2015 GOTY Biggest Disappointment: Halo 5: Guardians

After Microsoft’s Halo 5: Guardians announcement at E3 last year it became clear the game had considerably more to live up to than ever before. The announcement included a gameplay demo session on stage featuring a painfully slow beginning as a group of new Spartans were trying to find Master Chief, a Grunt screaming “I regret everything,” and the player running away in a panic from imploding buildings. Little did we know that this gameplay demo was actually a summary of the entirety that Halo 5 would become: a slow and meaningless campaign full of self-regret and loathing over what it could have been, while fruitlessly trying to chase what once made Halo great only to be stopped and laughed at without any hope of success.

Some of the more subtle shortcomings with the title would not be apparent until after the game’s release; however, the most obvious detail was revealed at the announcement. Halo 5 would not feature split-screen co-operative play for the campaign. This decision was immediately and furiously despised by the gaming community and Halo fanbase at large. Local co-operative play has been a cornerstone of Halo since the beginning of the series, and even the development team knows this as it is discussed in their Halo Waypoint piece about the campaign:

“Co-operative play has always been a big part of Halo, allowing two or more friends to play through the campaign together. Over the years I’ve spent countless hours playing Halo co-op, as have the majority of us here at 343 Industries.”

The same section goes on to say that “co-operative play gives the campaign a new level of depth and richness,” which apparently means removing a big part of that experience. I sure hope the aforementioned changes to Halo 5 don’t include anything that might make the absence of local co-op stand out.

Unfortunately for anyone hoping to have a good Halo experience, the development team has done just that and made the worst of all possible decisions. The campaign in Halo 5 no longer features a single protagonist, but rather a team running with the player through the entirety of the game. This sure seems like something that would be enhanced by the inclusion of local split-screen co-operative play. Fortunately, the other members of your squad are controlled by the game’s AI, who are capable of fighting the enemy and reviving you if you get downed. But these soldiers’ AI is so bad that most of the time they might as well not even be there. Their path-finding makes the revive mechanic useless as you will expire before they manage to walk up a flight of stairs. Also, while playing solo (not by choice), my fire team frequently pops into existence upon entering a new room because they had unknowingly all died minutes earlier.

This profound uselessness is perhaps most surprising after being treated to this outstanding intro cinematic for the campaign:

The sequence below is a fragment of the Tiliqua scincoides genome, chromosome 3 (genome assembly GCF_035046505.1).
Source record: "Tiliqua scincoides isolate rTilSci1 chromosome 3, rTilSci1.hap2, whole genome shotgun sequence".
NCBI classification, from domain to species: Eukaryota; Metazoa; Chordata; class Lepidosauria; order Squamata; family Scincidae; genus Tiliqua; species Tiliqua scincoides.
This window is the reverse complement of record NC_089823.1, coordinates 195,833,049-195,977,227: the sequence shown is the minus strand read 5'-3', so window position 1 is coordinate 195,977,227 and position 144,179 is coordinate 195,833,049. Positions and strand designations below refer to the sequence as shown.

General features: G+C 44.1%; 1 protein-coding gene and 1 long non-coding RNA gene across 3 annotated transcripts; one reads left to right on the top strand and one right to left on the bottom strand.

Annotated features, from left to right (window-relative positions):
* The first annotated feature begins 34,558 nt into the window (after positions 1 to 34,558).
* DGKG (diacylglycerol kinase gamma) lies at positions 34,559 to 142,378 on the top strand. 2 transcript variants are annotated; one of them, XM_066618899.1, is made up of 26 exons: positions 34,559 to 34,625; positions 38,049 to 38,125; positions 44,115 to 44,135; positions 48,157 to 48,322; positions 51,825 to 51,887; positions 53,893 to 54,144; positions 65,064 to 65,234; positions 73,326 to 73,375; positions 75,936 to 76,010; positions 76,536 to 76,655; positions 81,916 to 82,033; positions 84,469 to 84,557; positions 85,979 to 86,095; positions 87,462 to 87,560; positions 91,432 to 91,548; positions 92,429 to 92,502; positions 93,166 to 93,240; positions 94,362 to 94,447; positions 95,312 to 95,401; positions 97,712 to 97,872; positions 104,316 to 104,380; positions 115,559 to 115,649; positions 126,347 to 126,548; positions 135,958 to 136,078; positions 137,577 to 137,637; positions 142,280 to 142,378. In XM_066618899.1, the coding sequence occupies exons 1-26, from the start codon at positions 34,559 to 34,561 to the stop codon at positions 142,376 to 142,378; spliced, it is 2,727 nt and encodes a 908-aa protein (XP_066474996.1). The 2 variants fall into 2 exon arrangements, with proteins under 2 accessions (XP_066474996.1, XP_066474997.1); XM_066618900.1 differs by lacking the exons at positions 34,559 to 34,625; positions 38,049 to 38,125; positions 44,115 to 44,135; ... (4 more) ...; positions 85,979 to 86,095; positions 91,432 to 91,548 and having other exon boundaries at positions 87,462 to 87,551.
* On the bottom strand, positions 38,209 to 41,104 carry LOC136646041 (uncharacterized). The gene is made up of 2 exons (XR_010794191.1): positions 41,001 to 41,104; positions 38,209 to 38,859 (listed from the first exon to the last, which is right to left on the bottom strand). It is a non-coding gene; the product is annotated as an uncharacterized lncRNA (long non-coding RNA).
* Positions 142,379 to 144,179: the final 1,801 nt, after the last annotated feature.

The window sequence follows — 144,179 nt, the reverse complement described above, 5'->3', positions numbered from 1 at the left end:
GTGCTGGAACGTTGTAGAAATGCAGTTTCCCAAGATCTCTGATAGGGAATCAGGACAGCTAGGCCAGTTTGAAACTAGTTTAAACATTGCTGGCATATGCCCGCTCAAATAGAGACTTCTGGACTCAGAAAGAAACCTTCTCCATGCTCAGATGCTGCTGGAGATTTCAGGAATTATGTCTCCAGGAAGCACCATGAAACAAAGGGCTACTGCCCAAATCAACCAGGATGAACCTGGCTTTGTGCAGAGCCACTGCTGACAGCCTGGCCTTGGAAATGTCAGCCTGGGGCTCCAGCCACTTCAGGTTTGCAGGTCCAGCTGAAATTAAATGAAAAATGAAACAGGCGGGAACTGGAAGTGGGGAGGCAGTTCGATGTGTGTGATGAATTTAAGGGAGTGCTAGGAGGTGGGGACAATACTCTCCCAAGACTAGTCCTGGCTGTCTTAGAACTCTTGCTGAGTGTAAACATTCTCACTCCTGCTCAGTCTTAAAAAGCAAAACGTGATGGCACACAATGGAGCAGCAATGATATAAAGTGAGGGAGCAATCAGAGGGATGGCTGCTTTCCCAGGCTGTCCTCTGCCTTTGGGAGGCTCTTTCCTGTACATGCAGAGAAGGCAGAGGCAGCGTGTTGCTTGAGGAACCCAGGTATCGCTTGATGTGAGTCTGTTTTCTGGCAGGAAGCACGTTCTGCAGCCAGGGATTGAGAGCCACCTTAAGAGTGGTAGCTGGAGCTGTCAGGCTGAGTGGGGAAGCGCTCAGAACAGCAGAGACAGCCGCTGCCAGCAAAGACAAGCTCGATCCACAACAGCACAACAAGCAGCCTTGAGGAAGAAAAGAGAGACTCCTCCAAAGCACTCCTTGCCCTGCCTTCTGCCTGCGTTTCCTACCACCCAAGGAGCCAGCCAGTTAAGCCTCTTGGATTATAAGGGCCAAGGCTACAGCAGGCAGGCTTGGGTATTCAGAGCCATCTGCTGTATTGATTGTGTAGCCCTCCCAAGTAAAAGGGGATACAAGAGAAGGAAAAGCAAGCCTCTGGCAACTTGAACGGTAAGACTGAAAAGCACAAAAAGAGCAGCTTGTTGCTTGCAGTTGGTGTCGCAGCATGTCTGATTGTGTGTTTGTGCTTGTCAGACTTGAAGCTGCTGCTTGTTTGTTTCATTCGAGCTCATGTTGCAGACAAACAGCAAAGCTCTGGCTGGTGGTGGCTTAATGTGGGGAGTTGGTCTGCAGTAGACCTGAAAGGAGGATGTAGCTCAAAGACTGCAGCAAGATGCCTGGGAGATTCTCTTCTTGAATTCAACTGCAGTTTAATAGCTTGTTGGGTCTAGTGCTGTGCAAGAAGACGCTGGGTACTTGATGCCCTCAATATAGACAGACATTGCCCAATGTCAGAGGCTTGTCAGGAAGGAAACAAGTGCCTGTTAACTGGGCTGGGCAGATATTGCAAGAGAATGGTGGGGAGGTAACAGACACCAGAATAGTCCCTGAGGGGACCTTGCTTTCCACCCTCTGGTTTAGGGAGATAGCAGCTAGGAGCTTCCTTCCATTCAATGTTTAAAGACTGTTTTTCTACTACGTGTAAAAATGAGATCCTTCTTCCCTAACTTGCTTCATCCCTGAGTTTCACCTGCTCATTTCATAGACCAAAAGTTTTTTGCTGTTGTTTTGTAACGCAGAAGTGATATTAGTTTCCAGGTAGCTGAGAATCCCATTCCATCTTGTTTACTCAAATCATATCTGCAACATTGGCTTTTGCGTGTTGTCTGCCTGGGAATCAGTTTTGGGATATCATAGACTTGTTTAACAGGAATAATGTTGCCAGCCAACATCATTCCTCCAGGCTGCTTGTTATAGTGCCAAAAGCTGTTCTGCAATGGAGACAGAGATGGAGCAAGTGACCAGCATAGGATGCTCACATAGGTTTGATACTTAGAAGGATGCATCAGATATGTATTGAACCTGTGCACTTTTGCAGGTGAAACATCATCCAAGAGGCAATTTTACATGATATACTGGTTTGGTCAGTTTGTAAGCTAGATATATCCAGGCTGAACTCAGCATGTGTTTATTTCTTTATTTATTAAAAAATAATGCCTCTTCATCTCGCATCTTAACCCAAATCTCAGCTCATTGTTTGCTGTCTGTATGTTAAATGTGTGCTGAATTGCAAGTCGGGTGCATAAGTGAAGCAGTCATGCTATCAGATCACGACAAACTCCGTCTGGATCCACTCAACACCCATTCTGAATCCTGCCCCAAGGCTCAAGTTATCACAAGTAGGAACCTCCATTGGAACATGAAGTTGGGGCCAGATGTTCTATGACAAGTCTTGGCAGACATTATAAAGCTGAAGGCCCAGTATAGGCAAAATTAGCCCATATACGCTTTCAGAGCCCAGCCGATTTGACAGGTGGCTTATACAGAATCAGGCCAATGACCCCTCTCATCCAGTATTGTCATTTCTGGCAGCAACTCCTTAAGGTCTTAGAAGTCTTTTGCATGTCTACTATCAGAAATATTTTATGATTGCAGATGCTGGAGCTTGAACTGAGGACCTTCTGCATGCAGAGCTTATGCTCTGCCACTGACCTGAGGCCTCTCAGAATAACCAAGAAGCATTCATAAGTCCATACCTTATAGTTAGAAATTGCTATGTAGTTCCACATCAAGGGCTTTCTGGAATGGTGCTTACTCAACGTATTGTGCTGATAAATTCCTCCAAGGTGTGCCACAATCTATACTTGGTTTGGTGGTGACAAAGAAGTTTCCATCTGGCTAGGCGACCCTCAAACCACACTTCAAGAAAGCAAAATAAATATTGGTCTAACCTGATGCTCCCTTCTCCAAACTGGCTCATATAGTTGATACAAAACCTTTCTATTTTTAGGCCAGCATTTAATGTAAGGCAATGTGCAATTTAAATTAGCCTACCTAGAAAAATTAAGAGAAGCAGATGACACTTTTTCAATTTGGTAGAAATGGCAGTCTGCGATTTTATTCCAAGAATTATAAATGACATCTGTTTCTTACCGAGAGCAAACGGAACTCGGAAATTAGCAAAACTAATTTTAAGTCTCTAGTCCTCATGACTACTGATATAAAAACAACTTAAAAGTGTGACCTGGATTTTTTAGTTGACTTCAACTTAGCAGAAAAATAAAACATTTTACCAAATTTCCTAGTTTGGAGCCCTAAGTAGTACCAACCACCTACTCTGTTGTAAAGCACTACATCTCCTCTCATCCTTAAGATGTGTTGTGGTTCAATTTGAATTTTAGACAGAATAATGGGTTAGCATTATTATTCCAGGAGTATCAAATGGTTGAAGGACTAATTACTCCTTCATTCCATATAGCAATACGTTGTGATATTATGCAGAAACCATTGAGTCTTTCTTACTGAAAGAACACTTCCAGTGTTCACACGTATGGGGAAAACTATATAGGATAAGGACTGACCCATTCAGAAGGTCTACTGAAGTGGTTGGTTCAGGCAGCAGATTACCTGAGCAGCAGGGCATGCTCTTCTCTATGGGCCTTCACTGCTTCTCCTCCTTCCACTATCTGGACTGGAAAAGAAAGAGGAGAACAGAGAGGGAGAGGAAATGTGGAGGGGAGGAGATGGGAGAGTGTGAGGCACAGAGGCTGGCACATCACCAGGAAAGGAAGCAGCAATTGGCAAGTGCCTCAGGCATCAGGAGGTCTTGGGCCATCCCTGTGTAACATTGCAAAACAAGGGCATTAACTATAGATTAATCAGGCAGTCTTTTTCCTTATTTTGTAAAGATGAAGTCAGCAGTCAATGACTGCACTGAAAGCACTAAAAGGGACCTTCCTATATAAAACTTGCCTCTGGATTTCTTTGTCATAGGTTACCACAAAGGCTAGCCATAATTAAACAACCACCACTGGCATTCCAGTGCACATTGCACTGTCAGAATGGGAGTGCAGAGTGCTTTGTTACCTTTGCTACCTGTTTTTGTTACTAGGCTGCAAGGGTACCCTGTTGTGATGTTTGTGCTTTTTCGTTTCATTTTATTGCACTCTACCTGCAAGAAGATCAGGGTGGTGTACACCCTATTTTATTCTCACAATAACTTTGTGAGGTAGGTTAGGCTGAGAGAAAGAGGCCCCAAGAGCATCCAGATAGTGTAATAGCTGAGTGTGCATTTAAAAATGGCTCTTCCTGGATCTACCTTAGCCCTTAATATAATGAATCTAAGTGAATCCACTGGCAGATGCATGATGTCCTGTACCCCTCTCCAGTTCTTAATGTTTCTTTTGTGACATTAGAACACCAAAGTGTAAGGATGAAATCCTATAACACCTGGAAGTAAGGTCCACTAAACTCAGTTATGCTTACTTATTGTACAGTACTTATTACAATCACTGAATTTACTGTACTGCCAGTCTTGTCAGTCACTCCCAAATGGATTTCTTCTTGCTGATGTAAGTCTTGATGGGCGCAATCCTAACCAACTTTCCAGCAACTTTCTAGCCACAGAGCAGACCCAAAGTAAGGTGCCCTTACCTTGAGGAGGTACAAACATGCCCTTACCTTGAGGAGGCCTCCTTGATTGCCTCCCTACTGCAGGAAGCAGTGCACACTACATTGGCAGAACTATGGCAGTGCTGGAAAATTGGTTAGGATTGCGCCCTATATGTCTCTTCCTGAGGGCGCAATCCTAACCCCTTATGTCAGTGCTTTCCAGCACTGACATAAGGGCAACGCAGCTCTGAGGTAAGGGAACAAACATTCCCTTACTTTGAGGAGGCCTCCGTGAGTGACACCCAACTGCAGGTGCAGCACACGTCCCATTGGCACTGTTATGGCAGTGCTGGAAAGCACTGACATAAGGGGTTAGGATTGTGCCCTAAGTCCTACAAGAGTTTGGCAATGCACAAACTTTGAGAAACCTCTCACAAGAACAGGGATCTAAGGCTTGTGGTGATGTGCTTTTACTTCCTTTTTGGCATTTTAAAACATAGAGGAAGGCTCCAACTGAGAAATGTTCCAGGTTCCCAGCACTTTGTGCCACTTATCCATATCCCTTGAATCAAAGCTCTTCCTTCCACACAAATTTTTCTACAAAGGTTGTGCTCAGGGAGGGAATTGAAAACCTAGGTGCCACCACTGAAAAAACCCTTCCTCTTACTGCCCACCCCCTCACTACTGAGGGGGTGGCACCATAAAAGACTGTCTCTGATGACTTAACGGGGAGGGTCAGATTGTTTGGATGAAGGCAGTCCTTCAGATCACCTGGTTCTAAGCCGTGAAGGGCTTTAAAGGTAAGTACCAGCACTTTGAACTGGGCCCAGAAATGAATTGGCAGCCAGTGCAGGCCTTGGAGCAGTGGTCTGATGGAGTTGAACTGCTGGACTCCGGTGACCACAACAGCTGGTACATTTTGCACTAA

Just look at how skilled those soldiers are and how amazing they were able to evaluate and move through that hostile situation. None of the characters in the game are capable of performing any of these magnificent feats.

This also brings up another glaring problem with the narrative and the game itself. It is no small secret that Halo’s campaign is intended to be played on Legendary difficulty, and a special ending is even reserved for those who can. However, to dispatch bad guys in the way this, obviously canon, cinematic displays the game must be played on Easy. This one cinematic has effectively split the entirety of Halo’s canon story between two possible paths. Spartans also have never been this flashy or careless when handling situations, instead always opting for the methodical and calculated approach demonstrated in previous games.

The game at its core is not objectively bad, and if you can play co-operatively with someone who has another Xbox One (or buy a second one yourself) the campaign is quite enjoyable. Online multiplayer is still Halo multiplayer and is also good. It just remains painfully obvious that the decision to remove split-screen from the title was a profound mistake and makes an otherwise fantastic game the single most disappointing gaming experience of 2015. This is one decision that should absolutely be rectified in the inevitable next installment.

Image Credits: 343 Industries
Artimus Charest-Fulks

Artimus Charest-Fulks

I am a technophile and amateur space archaeologist who has been playing games for longer than I can remember. My fuel is an unwavering passion for the escape and immersion only video games offer. I avoid subscribing to any one specific genre and instead look for enjoyment in all that games have to offer. Whether it's nostalgia in Halo, competitive rivalry in Mario Kart, winning strategies in Civilization, living a fantasy in Mass Effect, or anywhere in-between; if there is fun to be had I will surely find it. Go Leafs!
Artimus Charest-Fulks

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